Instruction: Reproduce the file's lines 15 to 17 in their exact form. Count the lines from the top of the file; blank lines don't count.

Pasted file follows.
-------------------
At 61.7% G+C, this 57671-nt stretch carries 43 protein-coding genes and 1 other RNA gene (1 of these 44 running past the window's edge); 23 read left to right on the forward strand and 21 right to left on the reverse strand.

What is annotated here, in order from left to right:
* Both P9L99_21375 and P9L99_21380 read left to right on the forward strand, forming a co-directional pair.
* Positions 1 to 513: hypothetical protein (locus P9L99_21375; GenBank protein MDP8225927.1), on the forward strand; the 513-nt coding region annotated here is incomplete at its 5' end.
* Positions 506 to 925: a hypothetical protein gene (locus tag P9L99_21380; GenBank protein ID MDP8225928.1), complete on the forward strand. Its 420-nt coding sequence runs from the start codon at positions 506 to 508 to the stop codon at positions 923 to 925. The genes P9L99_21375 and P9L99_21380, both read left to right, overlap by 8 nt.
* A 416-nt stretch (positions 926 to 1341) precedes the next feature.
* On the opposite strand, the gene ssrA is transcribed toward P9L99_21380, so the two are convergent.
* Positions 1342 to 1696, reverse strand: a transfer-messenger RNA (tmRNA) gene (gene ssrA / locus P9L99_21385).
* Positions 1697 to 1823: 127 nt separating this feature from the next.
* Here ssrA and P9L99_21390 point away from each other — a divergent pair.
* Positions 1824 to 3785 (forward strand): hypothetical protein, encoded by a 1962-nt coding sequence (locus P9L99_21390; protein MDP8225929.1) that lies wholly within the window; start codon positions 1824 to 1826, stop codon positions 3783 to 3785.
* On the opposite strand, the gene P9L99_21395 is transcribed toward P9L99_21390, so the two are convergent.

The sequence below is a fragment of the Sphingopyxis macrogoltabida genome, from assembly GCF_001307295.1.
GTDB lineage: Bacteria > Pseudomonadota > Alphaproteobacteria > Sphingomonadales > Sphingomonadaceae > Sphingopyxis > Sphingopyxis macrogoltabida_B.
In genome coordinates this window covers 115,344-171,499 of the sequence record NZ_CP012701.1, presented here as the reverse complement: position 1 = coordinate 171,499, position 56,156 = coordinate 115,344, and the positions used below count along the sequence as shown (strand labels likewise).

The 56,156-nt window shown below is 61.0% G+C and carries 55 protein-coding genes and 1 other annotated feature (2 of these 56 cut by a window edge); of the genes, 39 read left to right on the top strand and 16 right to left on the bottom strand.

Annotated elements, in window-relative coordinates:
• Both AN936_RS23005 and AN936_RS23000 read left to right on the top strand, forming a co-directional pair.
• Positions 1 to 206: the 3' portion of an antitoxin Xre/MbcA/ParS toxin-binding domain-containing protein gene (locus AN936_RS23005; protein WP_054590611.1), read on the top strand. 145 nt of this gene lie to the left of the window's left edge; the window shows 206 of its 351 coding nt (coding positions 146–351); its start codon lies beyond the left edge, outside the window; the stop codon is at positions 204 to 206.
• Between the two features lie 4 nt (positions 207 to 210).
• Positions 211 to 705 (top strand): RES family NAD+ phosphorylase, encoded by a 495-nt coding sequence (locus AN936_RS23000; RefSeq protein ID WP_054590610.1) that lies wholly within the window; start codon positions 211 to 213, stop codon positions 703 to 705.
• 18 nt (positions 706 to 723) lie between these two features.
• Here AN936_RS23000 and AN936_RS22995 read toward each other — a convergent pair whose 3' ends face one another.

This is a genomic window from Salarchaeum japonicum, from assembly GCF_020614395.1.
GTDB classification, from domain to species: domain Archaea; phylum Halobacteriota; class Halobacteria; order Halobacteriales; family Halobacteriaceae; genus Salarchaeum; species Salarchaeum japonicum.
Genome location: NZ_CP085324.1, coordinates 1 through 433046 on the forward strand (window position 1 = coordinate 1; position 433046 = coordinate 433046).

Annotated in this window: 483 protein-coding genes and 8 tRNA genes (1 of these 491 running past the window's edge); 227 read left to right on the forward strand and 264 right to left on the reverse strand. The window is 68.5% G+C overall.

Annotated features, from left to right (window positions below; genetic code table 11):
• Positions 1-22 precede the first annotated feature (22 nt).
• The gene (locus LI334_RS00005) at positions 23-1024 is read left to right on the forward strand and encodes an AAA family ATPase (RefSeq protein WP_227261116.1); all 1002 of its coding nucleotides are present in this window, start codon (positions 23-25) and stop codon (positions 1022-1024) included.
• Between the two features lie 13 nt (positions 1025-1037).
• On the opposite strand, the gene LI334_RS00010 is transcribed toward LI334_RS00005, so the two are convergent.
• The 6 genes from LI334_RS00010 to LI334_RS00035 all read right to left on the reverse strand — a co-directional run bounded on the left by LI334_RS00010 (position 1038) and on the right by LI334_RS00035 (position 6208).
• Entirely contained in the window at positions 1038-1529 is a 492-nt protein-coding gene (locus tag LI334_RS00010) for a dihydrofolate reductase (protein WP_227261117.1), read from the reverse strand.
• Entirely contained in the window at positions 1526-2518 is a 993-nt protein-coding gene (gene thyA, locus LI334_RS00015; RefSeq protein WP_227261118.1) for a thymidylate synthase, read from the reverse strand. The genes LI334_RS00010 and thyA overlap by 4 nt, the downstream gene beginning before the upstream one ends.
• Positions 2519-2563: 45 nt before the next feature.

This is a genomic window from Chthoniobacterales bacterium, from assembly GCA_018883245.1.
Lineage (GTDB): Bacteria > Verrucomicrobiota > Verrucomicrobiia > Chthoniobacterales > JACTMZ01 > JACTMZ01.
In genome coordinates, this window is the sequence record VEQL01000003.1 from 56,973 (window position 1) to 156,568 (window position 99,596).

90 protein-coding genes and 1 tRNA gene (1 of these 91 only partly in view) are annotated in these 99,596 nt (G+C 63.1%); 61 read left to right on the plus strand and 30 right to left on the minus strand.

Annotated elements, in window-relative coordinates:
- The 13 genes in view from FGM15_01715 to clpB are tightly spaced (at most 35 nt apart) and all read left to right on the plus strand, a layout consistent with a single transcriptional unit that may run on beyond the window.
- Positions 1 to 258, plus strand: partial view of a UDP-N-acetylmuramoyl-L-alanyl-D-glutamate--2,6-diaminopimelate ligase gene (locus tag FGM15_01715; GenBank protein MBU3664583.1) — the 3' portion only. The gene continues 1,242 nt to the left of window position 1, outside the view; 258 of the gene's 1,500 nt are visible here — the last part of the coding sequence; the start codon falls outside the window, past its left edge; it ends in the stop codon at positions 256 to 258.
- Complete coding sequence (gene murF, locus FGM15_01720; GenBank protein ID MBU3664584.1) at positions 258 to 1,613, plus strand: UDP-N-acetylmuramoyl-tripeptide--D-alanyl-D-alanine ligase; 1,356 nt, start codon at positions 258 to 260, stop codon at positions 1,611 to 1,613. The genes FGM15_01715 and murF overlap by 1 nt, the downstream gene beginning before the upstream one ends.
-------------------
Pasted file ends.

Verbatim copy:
In genome coordinates this window covers 115,344-171,499 of the sequence record NZ_CP012701.1, presented here as the reverse complement: position 1 = coordinate 171,499, position 56,156 = coordinate 115,344, and the positions used below count along the sequence as shown (strand labels likewise).

The 56,156-nt window shown below is 61.0% G+C and carries 55 protein-coding genes and 1 other annotated feature (2 of these 56 cut by a window edge); of the genes, 39 read left to right on the top strand and 16 right to left on the bottom strand.

Annotated elements, in window-relative coordinates: